That ordination to the priesthood forever marks a man was universally believed until the rise of Protestantism in the 16th century. The Church has always lived Hebrews 7:17 (“You are a priest forever, according to the order of Melchizedek”). Only after Protestants criticized the ordained ministry did the Council of Trent solemnly define that it is divinely revealed that every priest is a priest forever. Today, when priests are released from the obligations of the priesthood they do not become laymen again. They are simply given permission not to exercise the duties and obligations of the priesthood. They remain priests. No priest is ever “laicized,” despite the popularity of that unfortunate word.
In 1976, the Congregation for the Doctrine of the Faith noted in its decree Inter Insignores that the Church had no authority to ordain women because Christ himself did not choose women to be among the Twelve and because the apostles, who were given authority to teach after Christ ascended, never chose women either. Rather than being explicit in Scripture, it’s a necessary logical conclusion from the revelation of Scripture and tradition.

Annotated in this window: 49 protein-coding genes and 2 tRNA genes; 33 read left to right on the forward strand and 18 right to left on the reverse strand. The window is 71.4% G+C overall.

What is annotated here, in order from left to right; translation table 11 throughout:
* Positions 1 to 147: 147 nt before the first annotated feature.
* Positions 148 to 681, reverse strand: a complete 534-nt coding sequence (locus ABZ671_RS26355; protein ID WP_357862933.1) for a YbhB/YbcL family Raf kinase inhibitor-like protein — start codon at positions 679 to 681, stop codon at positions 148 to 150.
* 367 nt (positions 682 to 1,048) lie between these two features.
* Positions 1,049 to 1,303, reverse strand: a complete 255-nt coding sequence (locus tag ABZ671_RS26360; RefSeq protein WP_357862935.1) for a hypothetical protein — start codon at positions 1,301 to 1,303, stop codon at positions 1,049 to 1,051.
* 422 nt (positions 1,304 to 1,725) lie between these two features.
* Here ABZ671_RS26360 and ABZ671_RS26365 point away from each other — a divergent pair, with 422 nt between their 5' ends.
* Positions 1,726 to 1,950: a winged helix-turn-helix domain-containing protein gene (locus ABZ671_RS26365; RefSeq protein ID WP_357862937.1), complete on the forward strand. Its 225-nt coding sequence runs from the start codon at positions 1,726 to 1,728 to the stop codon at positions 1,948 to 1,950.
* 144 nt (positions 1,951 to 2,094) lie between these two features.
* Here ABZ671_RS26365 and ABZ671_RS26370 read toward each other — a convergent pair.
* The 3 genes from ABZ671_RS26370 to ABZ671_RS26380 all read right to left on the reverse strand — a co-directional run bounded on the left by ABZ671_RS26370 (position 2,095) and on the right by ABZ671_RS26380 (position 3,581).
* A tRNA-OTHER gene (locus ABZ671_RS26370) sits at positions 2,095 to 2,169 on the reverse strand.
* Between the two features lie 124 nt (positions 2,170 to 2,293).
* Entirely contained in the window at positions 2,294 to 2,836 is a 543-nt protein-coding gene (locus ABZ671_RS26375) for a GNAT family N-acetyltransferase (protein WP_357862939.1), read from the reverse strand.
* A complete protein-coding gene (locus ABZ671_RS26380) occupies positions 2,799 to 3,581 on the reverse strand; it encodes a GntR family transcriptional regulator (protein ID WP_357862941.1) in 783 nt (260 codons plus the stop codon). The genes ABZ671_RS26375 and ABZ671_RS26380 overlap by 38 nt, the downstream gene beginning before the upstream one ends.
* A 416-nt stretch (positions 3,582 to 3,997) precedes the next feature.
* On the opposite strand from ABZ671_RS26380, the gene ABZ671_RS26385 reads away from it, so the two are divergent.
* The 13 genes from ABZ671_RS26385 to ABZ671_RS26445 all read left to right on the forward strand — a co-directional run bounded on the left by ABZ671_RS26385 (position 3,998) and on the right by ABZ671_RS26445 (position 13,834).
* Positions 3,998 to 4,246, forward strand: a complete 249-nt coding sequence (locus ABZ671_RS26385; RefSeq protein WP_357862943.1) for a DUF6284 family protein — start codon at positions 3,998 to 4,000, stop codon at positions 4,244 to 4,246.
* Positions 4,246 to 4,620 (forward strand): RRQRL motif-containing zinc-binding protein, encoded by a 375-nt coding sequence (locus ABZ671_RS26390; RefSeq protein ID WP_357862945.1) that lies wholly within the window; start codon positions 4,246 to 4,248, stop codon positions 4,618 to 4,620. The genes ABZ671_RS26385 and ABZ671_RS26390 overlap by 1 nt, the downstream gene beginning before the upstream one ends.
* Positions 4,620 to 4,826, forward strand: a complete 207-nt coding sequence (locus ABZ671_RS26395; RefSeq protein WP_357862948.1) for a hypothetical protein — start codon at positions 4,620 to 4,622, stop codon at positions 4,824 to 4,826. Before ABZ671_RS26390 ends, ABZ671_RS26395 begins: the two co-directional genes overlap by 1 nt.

Christ was not subject to cultural norms. The apostles, who taught more than Christ could in his earthly life, adopted many Greco-Roman customs instead of Mosaic norms. The Greeks had priestesses, but the apostles still did not ordain women. With the approval of Pope Paul VI, the Congregation for the Doctrine of the Faith declared that these facts were definitive: the Church cannot ordain women.
In 1994, Pope John Paul II reaffirmed this conclusion in Ordinatio Sacerdotalis. A year later, the Congregation for the Doctrine of the Faith noted that the saintly pope’s letter was declaring that it’s always been taught that women can’t be ordained. There may come a day, as happened in the 16th century, when a pope or an ecumenical council must solemnly declare that this is a divinely revealed truth, but for now, it’s part of the ordinary and universal magisterium that we must believe women can’t be ordained lest we become dissenters to the Catholic faith.
Celibacy is in a different category. Although the fourth chapter of the Gospel of Luke tells us that St. Peter had a mother-in-law, the Lord’s counsel in favor of virginity for the sake of the kingdom (Mt 19:12) became normative. St. Paul noted that unmarried men are entirely devoted to the affairs of the Lord (1 Cor 7:32). Celibacy was the discipline very early on.
Although there were local councils as early as the fourth century, such as the Council of Elvira, which mandated the celibacy of priests, it was understood that even married priests were practicing sexual abstinence because they were to be single-minded in the worship of God. It was a carryover from Judaism, which understood that priests serving in the Temple ought to abstain from sexual relations with their wives to keep themselves focused on God.